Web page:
Business interests[edit]

In November 2017, Hemetti used the RSF to take over control of gold mines in the Darfur region, which led to him becoming one of the richest people in Sudan by 2019.[14]

War in Darfur[edit]

During the War in Darfur, in 2014 and 2015, RSF "repeatedly attacked villages, burned and looted homes, beating, raping and executing villagers," aided by air and ground support from the Sudanese Armed Forces.[2] The RSF executions and rapes typically took place in villages after rebels had left. The attacks were systematic enough to qualify as crimes against humanity according to Human Rights Watch.[2]

International civil wars[edit]

Libyan Civil War[edit]

During the 2019 Western Libya offensive phase of the Second Libyan Civil War, in July 2019, about 1000 RSF soldiers were present in Libya, supporting the Libyan National Army (LNA) commanded by Khalifa Haftar and based in Tobruk, which was fighting against the internationally recognised Government of National Accord (GNA) based in Tripoli.[3]

Yemeni Civil War[edit]

The RSF has participated in the Yemeni Civil War (2015–present), supporting the pro-Hadi forces. Both the RSF and other Sudanese security forces, participating in the Saudi Arabian-led intervention in Yemen, have killed civilians and destroyed infrastructure, for which they are suspected of war crimes by Human Rights Watch.[15][16][17][18]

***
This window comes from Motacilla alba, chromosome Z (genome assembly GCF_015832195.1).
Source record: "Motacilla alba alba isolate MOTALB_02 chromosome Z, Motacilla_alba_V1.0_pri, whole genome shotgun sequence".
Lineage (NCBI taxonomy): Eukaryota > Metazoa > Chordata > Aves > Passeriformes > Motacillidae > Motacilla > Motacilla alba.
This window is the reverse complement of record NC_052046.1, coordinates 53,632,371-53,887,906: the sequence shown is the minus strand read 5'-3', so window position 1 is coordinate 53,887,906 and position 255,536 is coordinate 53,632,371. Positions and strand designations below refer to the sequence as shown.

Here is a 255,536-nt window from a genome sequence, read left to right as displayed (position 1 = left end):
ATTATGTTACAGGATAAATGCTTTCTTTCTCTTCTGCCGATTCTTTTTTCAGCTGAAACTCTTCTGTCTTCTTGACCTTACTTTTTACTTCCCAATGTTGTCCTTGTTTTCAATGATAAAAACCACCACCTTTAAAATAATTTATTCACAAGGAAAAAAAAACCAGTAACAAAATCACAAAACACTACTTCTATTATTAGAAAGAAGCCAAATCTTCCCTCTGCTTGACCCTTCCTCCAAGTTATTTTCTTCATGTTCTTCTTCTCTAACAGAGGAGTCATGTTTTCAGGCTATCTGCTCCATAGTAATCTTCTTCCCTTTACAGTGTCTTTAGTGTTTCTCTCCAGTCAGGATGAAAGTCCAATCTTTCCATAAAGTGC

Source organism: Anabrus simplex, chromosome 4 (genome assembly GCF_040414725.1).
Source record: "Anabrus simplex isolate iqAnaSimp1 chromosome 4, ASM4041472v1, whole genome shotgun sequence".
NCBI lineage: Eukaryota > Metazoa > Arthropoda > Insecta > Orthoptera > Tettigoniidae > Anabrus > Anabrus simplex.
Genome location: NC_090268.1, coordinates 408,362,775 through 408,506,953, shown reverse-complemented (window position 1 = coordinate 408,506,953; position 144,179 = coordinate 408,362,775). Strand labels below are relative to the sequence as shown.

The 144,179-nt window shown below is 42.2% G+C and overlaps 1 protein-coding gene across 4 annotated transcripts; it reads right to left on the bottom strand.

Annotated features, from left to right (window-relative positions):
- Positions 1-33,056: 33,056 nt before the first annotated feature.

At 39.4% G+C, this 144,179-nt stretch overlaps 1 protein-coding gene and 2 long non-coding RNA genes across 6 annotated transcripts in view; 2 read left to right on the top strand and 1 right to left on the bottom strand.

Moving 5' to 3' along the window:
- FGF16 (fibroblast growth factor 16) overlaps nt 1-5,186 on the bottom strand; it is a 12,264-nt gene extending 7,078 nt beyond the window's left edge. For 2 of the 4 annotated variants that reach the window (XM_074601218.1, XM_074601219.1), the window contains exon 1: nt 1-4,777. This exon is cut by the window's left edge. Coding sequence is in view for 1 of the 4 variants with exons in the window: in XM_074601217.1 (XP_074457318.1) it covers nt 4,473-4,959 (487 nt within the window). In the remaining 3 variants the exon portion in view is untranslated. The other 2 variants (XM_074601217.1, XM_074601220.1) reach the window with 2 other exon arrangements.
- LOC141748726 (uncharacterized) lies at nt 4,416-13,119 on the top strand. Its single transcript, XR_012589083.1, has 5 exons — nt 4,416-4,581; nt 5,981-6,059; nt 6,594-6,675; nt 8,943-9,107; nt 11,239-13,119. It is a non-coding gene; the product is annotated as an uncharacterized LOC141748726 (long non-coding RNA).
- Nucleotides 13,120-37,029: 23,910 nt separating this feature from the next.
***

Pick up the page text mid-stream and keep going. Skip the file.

In 2016–2017, the RSF had 40000 members participating in the Yemeni Civil War. In late October 2019, 10000 had returned to Sudan.[4]

2018–19 Sudanese protests and human rights abuses[edit]

The RSF killed 100 protestors, injured 500, raped women and pillaged homes in the Khartoum massacre on 3 June 2019 during the 2018–19 Sudanese protests.[8][9][10] During the first day of Eid al-Fitr in Sudan, in early June 2019, there were several reports that the RSF tied bricks of cement to the bodies of dead protestors to make them sink to the bottom of the Nile and never be found.[19][20][21][8] The Central Committee of Medical Doctors stated that more than 100 people had been killed.[22] On 6 June 2019, Kumi Naidoo, the head of Amnesty International, called for the "[immediate withdrawal of] all members of the Rapid Support Forces from policing and law enforcement anywhere in Sudan and especially in Khartoum".[22]

In addition to the killings in Khartoum, other human rights violations during the 2018-19 crisis have been attributed to the RSF, including the rape of 70 male and female protesters during the Khartoum massacre and the following days;[23][5] the targeting of peaceful sit-ins;[24] and attacks on several hospitals.[24]